Instead of using strips 60, an alternate embodiment of the invention provides a mixture 170 of fibers 180 and liquid resin 190. Such a mixture 170 is sprayed onto the roof 10 to completely cover the roof 10. In such an embodiment, the mixture 170 is also sprayed onto each top portion 30 of each wall 40, from the top of each wall 40 down to at least the distance d1. The mixture 170 is allowed to dry sufficiently and then it is anchored to each wall with the anchoring means 80, as heretofore described, or with a strengthening band 210 (FIG. 4) fixed around a perimeter of the structure. The strengthening band 210 may be applied such that it overhangs the roof 10 and each top portion 30 of each wall 40 by a minimally effective band overhanging distance d3, preferably between 6 to 24 inches.

To provided enhanced durability for the roof 10 against ultraviolet rays, UV-resistant chemicals may be added to the resin 70 before saturating the strips 60. Alternately, the finished roof 10 may be painted or otherwise coated with a UV-resisting coating, preferably every five to seven years. In addition thereto, or in place thereof, particles of grit 110 may be additionally applied to the top of each strip 60 before the saturating resin 70 dries. Such particles of grit 110 may be sand, 3M's “Roofing Granules,” or other particles 110 that will adhere to the roof 10 to create a physical barrier against exposure of the resin 70 to UV rays. Additionally, a sacrificial coating of resin 70 may be applied to the roof 10, and/or conventional shingles or other roof surfaces 120 (FIG. 3).

To provide a roof 10 with additional fire resistance, additives such as hydrated alumina may be added to the resin 70 or the resin 110. The other roof surfaces 120 applied to the roof 10 over the strips 60 may further be fire-resistant shingles or tiles (FIG. 3).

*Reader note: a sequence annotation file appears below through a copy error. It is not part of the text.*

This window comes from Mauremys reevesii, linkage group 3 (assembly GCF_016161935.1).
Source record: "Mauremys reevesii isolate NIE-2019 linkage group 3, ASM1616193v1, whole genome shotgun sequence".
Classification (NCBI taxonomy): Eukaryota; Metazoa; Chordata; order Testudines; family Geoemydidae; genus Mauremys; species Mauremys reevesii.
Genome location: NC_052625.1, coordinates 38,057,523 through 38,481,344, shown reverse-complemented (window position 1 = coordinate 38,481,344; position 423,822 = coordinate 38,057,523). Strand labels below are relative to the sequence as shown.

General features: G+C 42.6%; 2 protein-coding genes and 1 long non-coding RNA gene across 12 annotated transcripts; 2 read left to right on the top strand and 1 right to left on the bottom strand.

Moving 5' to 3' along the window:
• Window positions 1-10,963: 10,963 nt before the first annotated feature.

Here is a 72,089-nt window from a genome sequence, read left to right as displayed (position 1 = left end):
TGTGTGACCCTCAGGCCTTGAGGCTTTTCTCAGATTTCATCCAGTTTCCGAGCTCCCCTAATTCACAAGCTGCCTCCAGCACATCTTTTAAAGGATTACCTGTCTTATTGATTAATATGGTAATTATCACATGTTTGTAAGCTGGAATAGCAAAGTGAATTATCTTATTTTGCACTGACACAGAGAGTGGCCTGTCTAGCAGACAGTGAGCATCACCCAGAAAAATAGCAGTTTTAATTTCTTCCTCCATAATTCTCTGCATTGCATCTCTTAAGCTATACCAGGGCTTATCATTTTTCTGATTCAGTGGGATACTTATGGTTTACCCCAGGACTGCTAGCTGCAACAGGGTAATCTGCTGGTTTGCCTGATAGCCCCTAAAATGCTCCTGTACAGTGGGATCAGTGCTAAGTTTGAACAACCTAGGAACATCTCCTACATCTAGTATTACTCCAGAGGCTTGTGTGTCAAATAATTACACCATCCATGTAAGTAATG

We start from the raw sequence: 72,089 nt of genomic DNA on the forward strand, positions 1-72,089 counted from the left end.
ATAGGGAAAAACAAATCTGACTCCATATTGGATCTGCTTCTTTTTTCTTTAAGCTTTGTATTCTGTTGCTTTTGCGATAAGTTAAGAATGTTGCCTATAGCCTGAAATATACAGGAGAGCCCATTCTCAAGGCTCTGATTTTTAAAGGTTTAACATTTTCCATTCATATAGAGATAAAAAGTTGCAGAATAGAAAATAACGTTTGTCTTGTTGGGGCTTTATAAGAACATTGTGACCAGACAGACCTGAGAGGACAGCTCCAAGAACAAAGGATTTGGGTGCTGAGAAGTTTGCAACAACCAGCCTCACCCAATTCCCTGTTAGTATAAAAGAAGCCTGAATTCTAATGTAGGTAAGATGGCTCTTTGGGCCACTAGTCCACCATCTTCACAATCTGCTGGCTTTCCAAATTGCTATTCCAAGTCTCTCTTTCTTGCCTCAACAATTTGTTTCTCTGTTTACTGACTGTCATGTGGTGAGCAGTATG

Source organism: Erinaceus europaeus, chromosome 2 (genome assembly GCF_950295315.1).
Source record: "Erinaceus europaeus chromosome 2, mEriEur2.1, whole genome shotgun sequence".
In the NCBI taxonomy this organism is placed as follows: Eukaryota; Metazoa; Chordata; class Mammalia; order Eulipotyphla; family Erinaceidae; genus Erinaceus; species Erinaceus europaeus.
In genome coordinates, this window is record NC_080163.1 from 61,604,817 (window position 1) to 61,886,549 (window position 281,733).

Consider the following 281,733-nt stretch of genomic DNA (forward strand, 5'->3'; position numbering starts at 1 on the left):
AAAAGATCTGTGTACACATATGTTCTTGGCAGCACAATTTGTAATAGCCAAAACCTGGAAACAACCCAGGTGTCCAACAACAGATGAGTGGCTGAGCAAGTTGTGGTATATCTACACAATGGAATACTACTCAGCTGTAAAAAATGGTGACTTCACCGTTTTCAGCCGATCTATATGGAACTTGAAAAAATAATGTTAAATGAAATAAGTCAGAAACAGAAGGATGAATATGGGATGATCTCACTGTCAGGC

As wind or other forces applied to the roof 10 will, after application of the present method, be transferred substantially to the walls 40 of the structure, an additional step of further securing each wall 40 mechanically to a foundation 135 of the structure with a foundation securing means 130 may also be performed. Such foundation securing means 130 may be metal L-brackets and bolts, or the like (FIG. 4).

While a particular form of the invention has been illustrated and described, it will be apparent that various modifications can be made without departing from the spirit and scope of the invention. For example, the strips 60 may be set diagonally on the roof 10 as opposed to parallel with one side 50 of the roof 10. Further, other roof 10 configurations or geometries not specifically mentioned may be covered with the method of the present invention. Accordingly, it is not intended that the invention be limited, except as by the appended claims.

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Classifications
U.S. Classification52/409, 52/741.1, 52/748.1, 52/745.21, 52/746.11, 52/411
International ClassificationE04B5/00, E04B1/00, E04G21/00
Cooperative ClassificationE04G23/0218, E04D5/142, E04D5/148, E04D7/00, E04D5/146
European ClassificationE04G23/02C, E04D5/14W, E04D7/00, E04D5/14L1, E04D5/14M2
Legal Events